By Sonja Lukassen
One of the many wonders of autumn weather is cooling temperatures. The bugs retreat, the air is fresh, and the leaves start to change colour- it’s so beautiful. Along with this cooling weather comes the added challenge of being prepared for and managing rainy and puddly fall days. Rain in the summer is a delight, rain in the fall can be fun that leads to damp, withering chill. Once children are wet and cold they get uncomfortable and it becomes really hard to have a good time or to follow our curiosity and imaginations.
Hiking to the Deep Dark Woods on a rainy day, not a frown or concern in sight.
There will be nuances based on the age of children, location of a program, and amenities available on site, but making room for individual differences, here are some helpful steps to prepare your child to weather a rainy or puddle-splashy day on the land with a smile on their face.
The Clothing System– This is pretty much the same process that would work for the winter, but not quite as thick and warm. That makes sense, since the goal in both seasons is to minimize damp and cold and to maximize warmth and dryness.
Start with a Warm Base Layer– Wearing warm clothes against our skin can help us stay warm and dry all day. Synthetic fabric like polyester, or natural fabric like wool or silk, are really great choices because they wick moisture away from the body and help us stay warm even if they’re wet. Cotton is a great fabric when we’re trying to stay cool but it works against us once it’s wet, holding the cool and damp in. Polyester long johns are available many places. Many pyjamas are polyester, too, and are pretty fun to wear all day!
Some children opting for hoods on a rainy day.
Next have a Warm Insulating Layer– For rainy, wet days that are above 15 degrees, this layer will be unnecessary, but as the temperature drops, more layers become essential. This can be a fleece or a wool sweater and fleece pants. Again, a sweatshirt made of cotton might be warm and cozy on a dry day but will soak up the rain like a towel. This layer doesn’t have to be thick. There are pros and cons of the sweater having a hood- the hood can be put up to keep the rain out and for added warmth but when it isn’t up it’s just exposed to the rain and gets soaked.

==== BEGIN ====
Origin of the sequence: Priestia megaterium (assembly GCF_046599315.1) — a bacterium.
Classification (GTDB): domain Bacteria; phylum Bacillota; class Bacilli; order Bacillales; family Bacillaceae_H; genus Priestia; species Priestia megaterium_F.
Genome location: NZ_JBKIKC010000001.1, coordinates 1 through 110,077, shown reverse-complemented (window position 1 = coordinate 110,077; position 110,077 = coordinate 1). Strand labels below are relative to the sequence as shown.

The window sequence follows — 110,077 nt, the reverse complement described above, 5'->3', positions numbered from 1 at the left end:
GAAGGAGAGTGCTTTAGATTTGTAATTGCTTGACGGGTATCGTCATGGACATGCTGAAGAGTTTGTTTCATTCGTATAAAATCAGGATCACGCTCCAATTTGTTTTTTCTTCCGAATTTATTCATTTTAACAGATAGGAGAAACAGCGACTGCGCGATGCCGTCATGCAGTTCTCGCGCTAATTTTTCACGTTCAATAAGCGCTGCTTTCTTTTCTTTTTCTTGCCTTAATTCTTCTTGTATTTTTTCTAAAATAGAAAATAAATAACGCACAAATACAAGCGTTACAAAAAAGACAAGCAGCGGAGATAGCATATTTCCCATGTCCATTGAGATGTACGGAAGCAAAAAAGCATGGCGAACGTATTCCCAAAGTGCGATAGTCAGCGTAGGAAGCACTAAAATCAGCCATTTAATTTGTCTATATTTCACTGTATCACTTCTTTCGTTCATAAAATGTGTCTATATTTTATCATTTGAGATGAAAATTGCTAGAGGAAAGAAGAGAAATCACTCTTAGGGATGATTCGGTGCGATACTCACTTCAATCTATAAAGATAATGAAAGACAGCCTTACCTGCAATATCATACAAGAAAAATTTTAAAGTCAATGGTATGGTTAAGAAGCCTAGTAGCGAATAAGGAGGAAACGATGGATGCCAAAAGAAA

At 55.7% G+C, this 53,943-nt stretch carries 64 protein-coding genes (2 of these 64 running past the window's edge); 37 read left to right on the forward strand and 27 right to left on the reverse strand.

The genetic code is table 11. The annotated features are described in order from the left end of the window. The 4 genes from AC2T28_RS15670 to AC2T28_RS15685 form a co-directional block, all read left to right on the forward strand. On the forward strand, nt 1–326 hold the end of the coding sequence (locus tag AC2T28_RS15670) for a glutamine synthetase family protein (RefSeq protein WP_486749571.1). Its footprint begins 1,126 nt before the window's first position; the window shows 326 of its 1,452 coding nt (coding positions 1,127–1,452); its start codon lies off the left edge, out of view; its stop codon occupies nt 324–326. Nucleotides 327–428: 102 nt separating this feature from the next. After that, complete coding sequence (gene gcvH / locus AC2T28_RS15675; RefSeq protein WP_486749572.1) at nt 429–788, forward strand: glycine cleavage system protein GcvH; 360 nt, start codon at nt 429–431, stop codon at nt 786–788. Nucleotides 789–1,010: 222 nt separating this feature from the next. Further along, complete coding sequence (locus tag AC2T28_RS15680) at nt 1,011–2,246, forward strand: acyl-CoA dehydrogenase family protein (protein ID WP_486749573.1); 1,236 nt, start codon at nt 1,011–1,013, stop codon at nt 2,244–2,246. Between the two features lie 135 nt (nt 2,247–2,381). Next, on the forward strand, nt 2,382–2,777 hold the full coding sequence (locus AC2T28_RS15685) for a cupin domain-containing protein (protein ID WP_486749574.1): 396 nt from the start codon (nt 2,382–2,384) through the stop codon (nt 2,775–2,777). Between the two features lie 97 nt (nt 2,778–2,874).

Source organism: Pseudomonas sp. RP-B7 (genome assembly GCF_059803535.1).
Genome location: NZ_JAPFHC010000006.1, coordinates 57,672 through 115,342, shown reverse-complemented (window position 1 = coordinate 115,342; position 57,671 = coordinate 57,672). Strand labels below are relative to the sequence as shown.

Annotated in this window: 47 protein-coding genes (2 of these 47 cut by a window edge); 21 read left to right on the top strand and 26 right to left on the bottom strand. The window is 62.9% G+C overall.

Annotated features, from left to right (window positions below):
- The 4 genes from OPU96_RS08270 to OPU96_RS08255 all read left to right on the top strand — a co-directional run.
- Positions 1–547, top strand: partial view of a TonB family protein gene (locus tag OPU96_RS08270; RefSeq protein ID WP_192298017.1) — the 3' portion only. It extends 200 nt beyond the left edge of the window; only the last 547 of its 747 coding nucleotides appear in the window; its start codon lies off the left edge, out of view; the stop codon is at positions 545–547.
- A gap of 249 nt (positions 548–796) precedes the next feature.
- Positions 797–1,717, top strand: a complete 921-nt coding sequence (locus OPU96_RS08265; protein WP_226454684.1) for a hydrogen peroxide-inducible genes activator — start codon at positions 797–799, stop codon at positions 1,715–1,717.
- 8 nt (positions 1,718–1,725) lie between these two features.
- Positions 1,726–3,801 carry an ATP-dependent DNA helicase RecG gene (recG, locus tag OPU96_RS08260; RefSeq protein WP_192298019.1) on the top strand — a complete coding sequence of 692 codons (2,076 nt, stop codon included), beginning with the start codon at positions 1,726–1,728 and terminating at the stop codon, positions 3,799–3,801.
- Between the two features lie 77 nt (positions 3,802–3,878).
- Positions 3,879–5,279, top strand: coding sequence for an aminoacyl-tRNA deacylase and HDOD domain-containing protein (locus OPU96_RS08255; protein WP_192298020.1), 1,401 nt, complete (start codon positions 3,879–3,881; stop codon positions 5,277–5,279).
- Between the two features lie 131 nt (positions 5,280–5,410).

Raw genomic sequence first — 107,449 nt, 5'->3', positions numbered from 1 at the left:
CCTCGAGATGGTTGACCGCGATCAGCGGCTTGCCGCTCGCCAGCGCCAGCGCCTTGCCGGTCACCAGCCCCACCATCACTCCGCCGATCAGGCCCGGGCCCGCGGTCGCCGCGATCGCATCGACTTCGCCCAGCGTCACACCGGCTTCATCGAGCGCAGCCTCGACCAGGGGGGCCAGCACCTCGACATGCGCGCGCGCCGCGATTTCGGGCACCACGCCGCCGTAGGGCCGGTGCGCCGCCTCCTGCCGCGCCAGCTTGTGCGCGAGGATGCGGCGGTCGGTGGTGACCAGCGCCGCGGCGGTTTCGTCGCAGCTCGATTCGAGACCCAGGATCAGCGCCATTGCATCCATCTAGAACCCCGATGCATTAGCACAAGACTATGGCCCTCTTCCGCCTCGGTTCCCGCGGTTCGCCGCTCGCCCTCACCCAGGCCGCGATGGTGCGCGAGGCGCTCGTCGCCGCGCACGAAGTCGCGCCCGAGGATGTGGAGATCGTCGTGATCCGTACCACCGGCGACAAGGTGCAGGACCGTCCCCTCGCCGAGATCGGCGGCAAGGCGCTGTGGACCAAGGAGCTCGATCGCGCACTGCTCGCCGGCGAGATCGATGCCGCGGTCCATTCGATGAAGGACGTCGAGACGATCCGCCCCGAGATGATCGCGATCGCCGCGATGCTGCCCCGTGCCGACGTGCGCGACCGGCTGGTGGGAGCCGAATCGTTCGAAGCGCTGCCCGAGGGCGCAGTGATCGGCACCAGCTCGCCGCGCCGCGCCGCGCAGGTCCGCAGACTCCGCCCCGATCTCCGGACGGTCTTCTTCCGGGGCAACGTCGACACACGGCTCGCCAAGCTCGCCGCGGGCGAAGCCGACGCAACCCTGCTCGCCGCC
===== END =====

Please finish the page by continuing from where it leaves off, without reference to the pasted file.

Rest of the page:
Wool Socks– This is the most important place to opt for wool instead of cotton. Once socks are wet, feet get cold and that really gets in the way of being able to explore and play. If wool socks get wet they are still able to provide some insulation. These are available, even in kid sizes, at outdoor stores as well as many discount stores.
One piece rain gear or two, both work great to keep children dry while they play.
Full Rain Gear, one piece or pants and jacket– One piece rain suits, sometimes called newt suits or muddy buddies, are only available for young children and do seem to be the easiest to manage and most comfortable for our youngest friends. For older children (and adults) rainproof pants with a rain jacket are great. These don’t need to have any built in insulation since children will wear that underneath. Full zippers are ideal, with a velcro or snap flap that goes over it as added protection from leaks and splashes dripping in. (It’s important to opt for layers instead of an insulated jacket because even in the rain we can get hot hiking and playing and being able to shed a layer helps to manage that.)
Demonstrating the value of boots that are truly waterproof.
Waterproof Rain Boots– These are available in many stores and there isn’t much difference between them. The key is that they don’t have any cracks or holes, and that they aren’t too tight. (These are both challenges, I know, as being able to hand down clothing and footwear among siblings and neighbours is cost-effective, and children grow so quickly.) Tight boots lead to cold feet faster than looser ones, and leaky boots seem to have this magical ability to let water in but never let it out!